- Playing the currency market: Unlikely to have drastic results in here, too. The Russian Central Bank can respond by spending billions of dollars of its foreign currency reserves to purchase the ruble and stabilize the currency, and the Russians have substantial amount of money in this regard.
- Forbidding major U.S. firms such as Exxon Mobil, Boeing, Coca-Cola, General Motors, etc., from doing business with Russia. This would also backfire in a major way as Exxon Mobil has a huge presence in Russia. Along with Rosneft, Exxon has invested significantly in the exploration of the Black Sea and the establishment of a liquefied natural gas facility at Vladivostok. These two projects alone are worth at least $80 billion. Rosneft also has major stakes in various North American projects, which helps it to develop various new technologies. As for Boeing, Russia is the major supplier for Boeing and the company plans to increase its investments in the Russian market from $9 to $27 billion by 2021. The Russian airlines have already ordered about 100 planes. And if it’s considered, U.S. energy companies and military firms would strongly oppose the sanctions.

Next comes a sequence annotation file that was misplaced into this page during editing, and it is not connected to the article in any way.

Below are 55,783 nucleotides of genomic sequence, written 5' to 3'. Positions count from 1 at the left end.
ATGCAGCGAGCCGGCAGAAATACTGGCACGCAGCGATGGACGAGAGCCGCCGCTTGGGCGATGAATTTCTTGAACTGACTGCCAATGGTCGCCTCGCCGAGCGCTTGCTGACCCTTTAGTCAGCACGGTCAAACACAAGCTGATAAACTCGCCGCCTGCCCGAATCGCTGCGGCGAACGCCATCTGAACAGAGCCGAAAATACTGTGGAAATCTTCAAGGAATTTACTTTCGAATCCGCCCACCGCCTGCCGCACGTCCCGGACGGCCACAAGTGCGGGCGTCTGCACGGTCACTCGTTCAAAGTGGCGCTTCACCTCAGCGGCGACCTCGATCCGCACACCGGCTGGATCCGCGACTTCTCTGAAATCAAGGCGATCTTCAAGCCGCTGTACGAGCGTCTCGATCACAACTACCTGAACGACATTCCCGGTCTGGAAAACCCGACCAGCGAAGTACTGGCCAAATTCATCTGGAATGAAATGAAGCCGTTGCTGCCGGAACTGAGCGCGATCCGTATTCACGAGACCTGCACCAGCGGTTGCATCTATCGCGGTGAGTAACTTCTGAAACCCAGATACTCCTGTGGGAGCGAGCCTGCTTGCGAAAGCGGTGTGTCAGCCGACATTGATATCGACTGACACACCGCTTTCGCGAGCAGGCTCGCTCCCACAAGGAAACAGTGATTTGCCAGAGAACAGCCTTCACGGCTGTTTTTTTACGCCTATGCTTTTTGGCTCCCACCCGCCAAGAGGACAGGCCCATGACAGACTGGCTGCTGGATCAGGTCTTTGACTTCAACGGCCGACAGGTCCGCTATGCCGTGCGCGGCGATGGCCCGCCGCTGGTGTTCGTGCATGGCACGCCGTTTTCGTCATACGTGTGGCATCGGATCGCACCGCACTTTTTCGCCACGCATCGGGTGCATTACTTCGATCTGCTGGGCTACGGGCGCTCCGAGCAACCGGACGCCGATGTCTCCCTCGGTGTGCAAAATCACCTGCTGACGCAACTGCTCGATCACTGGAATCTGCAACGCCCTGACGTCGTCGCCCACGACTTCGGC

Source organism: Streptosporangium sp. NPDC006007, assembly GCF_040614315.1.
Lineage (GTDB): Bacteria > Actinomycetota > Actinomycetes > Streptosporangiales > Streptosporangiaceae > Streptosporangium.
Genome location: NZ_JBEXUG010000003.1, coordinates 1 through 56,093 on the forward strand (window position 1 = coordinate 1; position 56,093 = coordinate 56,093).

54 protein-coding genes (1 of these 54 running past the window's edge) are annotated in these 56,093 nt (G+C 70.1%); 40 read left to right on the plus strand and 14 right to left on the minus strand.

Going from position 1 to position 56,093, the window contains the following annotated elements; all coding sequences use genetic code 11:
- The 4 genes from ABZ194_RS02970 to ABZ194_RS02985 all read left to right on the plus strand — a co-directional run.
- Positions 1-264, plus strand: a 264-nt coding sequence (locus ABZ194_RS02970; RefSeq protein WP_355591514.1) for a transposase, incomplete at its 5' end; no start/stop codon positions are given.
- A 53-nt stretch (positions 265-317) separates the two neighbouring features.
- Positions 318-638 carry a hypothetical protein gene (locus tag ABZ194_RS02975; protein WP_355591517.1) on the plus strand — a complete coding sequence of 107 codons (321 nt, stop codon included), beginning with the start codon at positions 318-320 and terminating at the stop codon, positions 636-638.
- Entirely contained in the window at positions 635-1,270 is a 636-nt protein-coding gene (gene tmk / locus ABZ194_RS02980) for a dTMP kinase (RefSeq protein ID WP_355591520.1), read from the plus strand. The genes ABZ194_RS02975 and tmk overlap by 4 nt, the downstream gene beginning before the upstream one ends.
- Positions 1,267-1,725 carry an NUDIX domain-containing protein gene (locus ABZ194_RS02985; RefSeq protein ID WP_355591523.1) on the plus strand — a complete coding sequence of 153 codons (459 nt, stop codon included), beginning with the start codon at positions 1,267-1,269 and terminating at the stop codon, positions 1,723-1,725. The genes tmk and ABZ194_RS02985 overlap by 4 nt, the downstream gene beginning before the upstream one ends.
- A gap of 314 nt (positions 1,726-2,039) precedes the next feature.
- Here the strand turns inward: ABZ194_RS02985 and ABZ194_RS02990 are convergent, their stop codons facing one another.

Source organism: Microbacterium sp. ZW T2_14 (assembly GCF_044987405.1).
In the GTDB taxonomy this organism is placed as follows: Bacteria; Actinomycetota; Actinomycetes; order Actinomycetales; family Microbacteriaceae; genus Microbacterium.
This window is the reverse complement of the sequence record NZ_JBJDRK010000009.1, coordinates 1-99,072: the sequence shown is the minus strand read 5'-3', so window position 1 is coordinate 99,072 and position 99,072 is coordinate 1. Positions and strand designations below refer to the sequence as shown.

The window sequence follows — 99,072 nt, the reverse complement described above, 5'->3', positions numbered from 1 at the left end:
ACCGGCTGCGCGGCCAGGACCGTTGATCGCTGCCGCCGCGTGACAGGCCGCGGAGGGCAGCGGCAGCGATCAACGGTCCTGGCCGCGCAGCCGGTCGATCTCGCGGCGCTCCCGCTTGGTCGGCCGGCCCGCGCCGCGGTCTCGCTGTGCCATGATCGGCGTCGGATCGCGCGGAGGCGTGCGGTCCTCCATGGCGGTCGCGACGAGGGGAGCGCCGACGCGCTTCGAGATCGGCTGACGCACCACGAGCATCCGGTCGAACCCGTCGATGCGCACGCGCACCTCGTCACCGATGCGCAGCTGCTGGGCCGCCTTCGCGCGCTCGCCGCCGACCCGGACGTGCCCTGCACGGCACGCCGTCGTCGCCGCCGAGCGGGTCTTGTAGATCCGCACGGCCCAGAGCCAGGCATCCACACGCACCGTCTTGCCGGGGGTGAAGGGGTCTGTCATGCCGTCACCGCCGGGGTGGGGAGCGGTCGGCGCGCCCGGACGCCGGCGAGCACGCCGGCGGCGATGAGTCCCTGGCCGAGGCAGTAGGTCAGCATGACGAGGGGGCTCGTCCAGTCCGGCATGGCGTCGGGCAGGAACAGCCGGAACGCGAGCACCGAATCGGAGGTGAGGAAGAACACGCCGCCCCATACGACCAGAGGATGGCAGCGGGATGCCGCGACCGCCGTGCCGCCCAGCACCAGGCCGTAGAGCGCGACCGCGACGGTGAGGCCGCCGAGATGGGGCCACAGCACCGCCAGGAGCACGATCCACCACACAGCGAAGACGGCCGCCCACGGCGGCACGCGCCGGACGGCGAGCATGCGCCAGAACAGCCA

- The main lever against Russia is oil prices: Reducing them by 10 percent (which is not really sanctions) will wreak havoc on the Russian budget. Even European natural gas contracts are tied to oil prices. The U.S. can surely make some moves alone, but it needs to make sure that the Saudis do not counteract those moves. Also, keep in mind that the Russian stock market and currency lost a lot of value. This process does not depend on sanctions but continues as foreign money is pulled out and new investment is frozen. I guess the logic is to see where this process stops and then potentially add sanctions to keep it going. As for Russia planning to supply oil and gas to China and India to replace the European market, this is easier said than done. China is very far, India cannot be supplied by pipelines, and Russia does not have oil supertankers or LNG vessels. Moreover, China and India already get a lot of energy carriers from other sources, so they cannot be forced to pay huge prices like Poland and Ukraine. The EU can in theory supply gas to Poland and Ukraine. They just need to upgrade the pipelines. The EU can also increase gas imports from Africa.